Hector Roy Mackenzie
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Hector Roy Mackenzie of Gairloch (died 1528) was a prominent member of the Mackenzie clan, who acquired vast estates in and around Gairloch as a result of his services to the Scottish crown and challenged his nephew for the chiefship of the clan.
Tutor of Kintail
Following Alexander Mackenzie’s death in 1488, Hector’s half-brother Kenneth succeeded to the chiefship. Kenneth died in 1491 and was succeeded by his son, Kenneth Og, to whom Hector was appointed to act as Tutor. Kenneth Og is thought to have died in 1497 and, on his death, the succession to the chiefship became uncertain. The elder Kenneth had had another son, John, by Agnes Fraser, the daughter of Lord Lovat, but their union had been irregular and John was widely regarded as illegitimate. Hector was appointed to act as John’s Tutor, but had higher ambitions.
Acquisition of Gairloch and other estates
It is clear that Hector had by then already acquired at least a paper title to a large estate. When the Lords of the Association, a factious party of the nobility, took up arms against James III, Alexander of Kintail despatched his sons, Kenneth and Hector, with a retinue of 500, to join the Royal standard; but Kenneth, hearing of the death of his father on his arrival at Perth, returned home at the request of the Earl of Huntly; and the clan was led by Hector Roy to the battle of Sauchieburn, near Stirling. After the defeat of the Royal forces, and the death there in 1488 of the King himself, Hector, who narrowly escaped, returned to Ross-shire and took the stronghold of Redcastle, then held for the rebels by Rose of Kilravock, and placed a garrison in it. He then joined the Earl of Huntly and the clans in the north who were rising to avenge the death of His Majesty but meanwhile orders came from the youthful King James IV, who had been at the head of the conspirators, ordering the Northern chiefs to lay down their arms, and to submit to the powers that be.
Upon Hector’s submission to James IV, according to a manuscript history of the Gairloch family, he was:
- "not only received with favour, but to reward his previous fidelity and also to engage him for the future the young King, who at last saw his error, and wanted to reconcile to him those who had been the friends of his father, made him a present of the Barony of Gairloch in the western circuit of Ross-shire by knight-service after the manner of that age. He likewise gave him Brahan in the Low Country, now a seat of the family of Seaforth, the lands of Moy in that neighbourhood, Glassletter (of Kintail), a Royal forest which was made a part of the Barony of Gairloch. In the pleasant valley of Strathpeffer, Castle Leod, part of Hector's paternal estate, afterwards a seat of the Earl of Cromarty; Achterneed near adjacent, also Kinellan, were likewise his, and so was the Barony of Allan, now Allangrange, a few miles southwards. In the Chops of the Highlands he had Fairburn the Wester, and both the Scatwells, the great and the lesser. Westward in the height of that country he had Kinlochewe, a district adjoining Gairloch on the east, and southward on the same track he had the half of Kintail, of which he was [sc. had been] left joint heir with his brother Kenneth, chief of the family."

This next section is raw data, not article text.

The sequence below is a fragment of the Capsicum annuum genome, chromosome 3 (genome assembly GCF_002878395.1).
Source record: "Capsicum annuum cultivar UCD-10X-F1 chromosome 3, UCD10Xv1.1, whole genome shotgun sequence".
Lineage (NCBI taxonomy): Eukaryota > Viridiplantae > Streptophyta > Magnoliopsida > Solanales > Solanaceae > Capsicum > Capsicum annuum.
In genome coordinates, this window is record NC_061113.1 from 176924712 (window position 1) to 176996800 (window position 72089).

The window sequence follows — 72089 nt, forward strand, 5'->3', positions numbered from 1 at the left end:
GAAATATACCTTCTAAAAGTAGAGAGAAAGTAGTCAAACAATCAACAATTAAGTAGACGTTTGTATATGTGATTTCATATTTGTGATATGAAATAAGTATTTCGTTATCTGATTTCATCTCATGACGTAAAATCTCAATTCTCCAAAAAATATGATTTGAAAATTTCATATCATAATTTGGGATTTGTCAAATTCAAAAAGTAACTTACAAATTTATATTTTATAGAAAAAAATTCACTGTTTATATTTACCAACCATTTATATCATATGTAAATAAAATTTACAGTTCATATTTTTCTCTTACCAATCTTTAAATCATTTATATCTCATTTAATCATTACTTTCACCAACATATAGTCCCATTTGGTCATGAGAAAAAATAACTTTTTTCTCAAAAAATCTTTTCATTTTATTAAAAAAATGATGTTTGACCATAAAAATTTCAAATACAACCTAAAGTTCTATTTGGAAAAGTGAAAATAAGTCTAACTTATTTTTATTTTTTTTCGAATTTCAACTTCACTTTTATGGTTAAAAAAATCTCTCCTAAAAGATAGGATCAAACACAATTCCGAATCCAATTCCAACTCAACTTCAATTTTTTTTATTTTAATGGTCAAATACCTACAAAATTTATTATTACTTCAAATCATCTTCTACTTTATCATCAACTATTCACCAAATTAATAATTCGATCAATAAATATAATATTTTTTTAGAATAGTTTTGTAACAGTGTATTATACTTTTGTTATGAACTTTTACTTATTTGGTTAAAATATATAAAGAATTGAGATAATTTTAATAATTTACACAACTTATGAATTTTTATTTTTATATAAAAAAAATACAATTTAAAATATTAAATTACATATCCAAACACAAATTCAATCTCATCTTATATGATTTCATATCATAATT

James I had granted Gairloch on 1430 to Neil Macleod and, although Hector was in possession of Crown charters to at least two-thirds of the lands of Gairloch, he found it very difficult to secure possession of them from the Macleods and their chieftain, Allan MacRory. Allan had married, as his first wife, a daughter of Alexander Mackenzie of Kintail and sister of Hector Roy, with issue - three sons. He married, secondly, a daughter of Roderick Macleod of Lewis, with issue - one son, also Roderick.
Two brothers of Macleod of Lewis are said, traditionally, to have resolved that no Mackenzie blood should flow in the veins of the future head of the Gairloch Macleods, and decided to put Allan's children by Hector Roy's sister to death, so that his son by their own niece should succeed to Gairloch. Crossing over the mainland, they killed Allan and two of his three sons by Hector Roy’s sister. Hector Roy started immediately, carrying the bloodstained shirts of his nephews along with him as evidence, to report the murder to the King at Edinburgh. The king, on hearing of the crime, granted Hector a commission of fire and sword against the murderers of his nephews, and gave him a Crown charter to the lands of Gairloch in his own favour dated 1494. The assassins were soon afterwards slain at a hollow between Port Henderson and South Erradale, nearly opposite the northern end of the Island of Raasay.
Hector’s legal ownership of Gairloch is confirmed by a deed made by John De Vaux, Sheriff of Inverness, dated 10 December 1494, and his ownership of Brahan and Moy by a precept issued by the King on 5 March 1508.
Dispute with the chief
A dispute arose between Hector and his nephew, the putative new clan chief, John Mackenzie of Killin. The dispute probably related, at least in part, to Hector's rights to the half of Kintail, which his father is said to have left him jointly with his eldest brother, Kenneth (John’s father). Hector declared John illegitimate, and held possession of the estates for himself; and the whole clan submitted to his rule.